FRIENDLY NEIGHBORS CLUB � Organized in April 1949 at the home of Mrs. Fred Peterson to sponsor service projects.� Charter members included the hostess, Mrs. Russell Bolton, and Mrs. Urban Heller.


GIRL SCOUTS OF AMERICA � Organized in Logan in 1943 sponsored by the Logan Kiwanis Club, Mrs. T.E. Arthur and Mrs. P.J. Morrow were appointed as sponsors and worked with Lucile Latta and Amy Ann Stern as leaders.� Milliman Park was the scene of much of their activity during summer months and the remainder of their weekly meetings were held in the Logan School or at the homes of their sponsors.� Trips were made to many points of interest in southern Iowa and Nebraska.� A summer camp began being held in 1955, first held in the Tourist Park, then at the Marion Maguire farm east of Logan.� Five days of camping activity and one overnight camp for the older girls were on the agenda.�


GOOD TEMPLAR LODGE � Fraternal Organization, organized in 1877, no longer in existence




HILL AND VALLEY CLUB � Organized in 1960 by Mrs. Loyle Ehlers, additional officers included Mrs. Lloyd Caldwell and Mrs. Robert Meeves.�


INDUSTRIAL CLUB � This club began many, many years ago by quilting a quilt for each hostess.� It was usually an all-day meeting with a noon meal.� The first meeting was at the Arch Cook home.� Some of the members have included Miss Tess Pflieger, Mesdames Ed Acton, A.K. Jones, G.E. Nordaker, Menry McDavie, Fank Haas, Inger Nordaker, Wm. Jones, James Hall, Mate Moorhead, Tom Lehan, C.C. Mmore, P.G. Ingersoll, Ed Rogers, Dave Rogers, Dave Moore, Donald Liscomb, R.G. Moore, and James Kirk.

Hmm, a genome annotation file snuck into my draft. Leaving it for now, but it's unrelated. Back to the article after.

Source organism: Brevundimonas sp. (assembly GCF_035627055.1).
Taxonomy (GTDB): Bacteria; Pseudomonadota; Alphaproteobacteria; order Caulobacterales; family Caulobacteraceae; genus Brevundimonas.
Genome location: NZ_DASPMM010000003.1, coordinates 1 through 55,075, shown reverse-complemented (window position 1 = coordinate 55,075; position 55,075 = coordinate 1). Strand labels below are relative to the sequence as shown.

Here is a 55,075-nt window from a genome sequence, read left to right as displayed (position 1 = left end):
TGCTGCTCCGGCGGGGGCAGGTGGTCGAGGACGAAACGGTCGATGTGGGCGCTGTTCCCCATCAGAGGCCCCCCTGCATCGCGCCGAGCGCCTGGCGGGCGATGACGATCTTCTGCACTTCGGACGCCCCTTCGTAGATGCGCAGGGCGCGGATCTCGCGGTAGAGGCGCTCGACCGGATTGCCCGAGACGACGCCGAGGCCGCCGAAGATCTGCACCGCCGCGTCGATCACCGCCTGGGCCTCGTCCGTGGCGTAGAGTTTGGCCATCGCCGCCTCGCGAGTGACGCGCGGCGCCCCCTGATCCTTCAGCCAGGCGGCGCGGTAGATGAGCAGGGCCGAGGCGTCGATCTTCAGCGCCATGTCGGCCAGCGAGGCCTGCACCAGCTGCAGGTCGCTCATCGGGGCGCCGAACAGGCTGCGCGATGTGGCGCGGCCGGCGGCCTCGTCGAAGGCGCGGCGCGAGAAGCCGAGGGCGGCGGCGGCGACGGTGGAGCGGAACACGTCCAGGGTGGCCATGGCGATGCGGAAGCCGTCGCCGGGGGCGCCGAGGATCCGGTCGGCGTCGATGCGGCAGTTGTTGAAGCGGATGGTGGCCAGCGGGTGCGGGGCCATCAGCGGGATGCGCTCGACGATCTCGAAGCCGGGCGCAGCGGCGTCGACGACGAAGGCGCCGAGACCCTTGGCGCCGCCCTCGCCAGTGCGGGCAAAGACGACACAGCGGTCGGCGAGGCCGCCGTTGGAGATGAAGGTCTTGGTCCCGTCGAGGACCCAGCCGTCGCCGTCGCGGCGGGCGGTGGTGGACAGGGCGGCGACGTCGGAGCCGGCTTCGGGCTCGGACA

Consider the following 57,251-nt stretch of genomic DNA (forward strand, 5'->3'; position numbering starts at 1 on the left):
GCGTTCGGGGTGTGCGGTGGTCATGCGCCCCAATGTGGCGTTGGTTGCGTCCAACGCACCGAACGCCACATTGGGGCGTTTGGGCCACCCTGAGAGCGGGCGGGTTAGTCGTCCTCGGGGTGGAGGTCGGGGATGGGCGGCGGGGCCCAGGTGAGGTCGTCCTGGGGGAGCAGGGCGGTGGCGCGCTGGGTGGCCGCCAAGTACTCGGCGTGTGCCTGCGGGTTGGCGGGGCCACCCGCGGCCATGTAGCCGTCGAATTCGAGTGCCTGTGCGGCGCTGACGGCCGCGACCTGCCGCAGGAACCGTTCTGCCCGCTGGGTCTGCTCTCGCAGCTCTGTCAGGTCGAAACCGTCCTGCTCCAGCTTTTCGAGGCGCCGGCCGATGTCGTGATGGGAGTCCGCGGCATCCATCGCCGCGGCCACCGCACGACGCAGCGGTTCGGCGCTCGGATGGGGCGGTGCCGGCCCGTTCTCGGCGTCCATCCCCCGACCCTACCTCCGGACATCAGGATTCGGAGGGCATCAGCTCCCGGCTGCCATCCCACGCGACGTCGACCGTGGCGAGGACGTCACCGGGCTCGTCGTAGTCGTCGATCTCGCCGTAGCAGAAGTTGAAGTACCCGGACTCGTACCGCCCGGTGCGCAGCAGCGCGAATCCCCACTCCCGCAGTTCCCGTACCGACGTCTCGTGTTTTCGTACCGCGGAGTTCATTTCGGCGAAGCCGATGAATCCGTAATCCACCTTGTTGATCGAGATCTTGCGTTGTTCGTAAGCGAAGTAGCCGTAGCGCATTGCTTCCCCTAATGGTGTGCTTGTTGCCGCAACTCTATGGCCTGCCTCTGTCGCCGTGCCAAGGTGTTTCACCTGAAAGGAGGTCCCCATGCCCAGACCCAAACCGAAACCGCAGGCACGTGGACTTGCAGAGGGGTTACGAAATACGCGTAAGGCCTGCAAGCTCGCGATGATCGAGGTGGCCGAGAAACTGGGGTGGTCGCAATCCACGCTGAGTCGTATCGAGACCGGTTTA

I.O.O.F. � Independent Order of Odd Fellows �

Logan Lodge No. 355 founded October 19, 1876.� Charter members included J.C. Milliman, T.M. C. Logan, J.E. Townsend, Fred Kempel, J. Young, W.H. Eaton.� A hall was provided by quarters leased in the Bacon building on the corner of 7th Street and 3rd Avenue, which was erected in 1899 and a second addition in 1912 at a total cost of $12,000.� Columbia Encampment No. 101 of I.O.O.F. was founded June 2, 1879, charter members were T.M.C. Logan, Fred Kempel, J.C. Milliman, J.V. Evans, A.J. Grow, I.P. Hill, J.N. Young, and Almor Stern. MARY REBEKAH DEGREE No. 141 of I.O.O.F. began October 20, 1887 with thirty members.

I.O.O.F. Lodge No. 78 of Dunlap was instituted Sept 9, 1869 with 5 charter members.� The Lodge owns the building on Iowa Avenue, the ground floor was occupied by the Gamble Store and the Dunlap Pharmacy, with the upper floor used by the Odd Fellows and Rebekahs.� The Rebekah degree was added October 23, 1908.� Charter members were Mr. and Mrs. Acton; Mr. and Mrs. G.F. Haas; Mr. and Mrs. C.E. Reed; Mr. and Mrs. George Thompson,; Mr. and Mrs. C.F. Peters; Bird Jordan, Mrs. Luther Rannells and Mrs. Edgar Rannels, Sr.

I.O.O.F. Lodge No. 405 of Woodbine was chartered in 1880.� Lyman W. White was one of the charter members and was Grand Master of the Grand Lodge of Iowa in 1908.�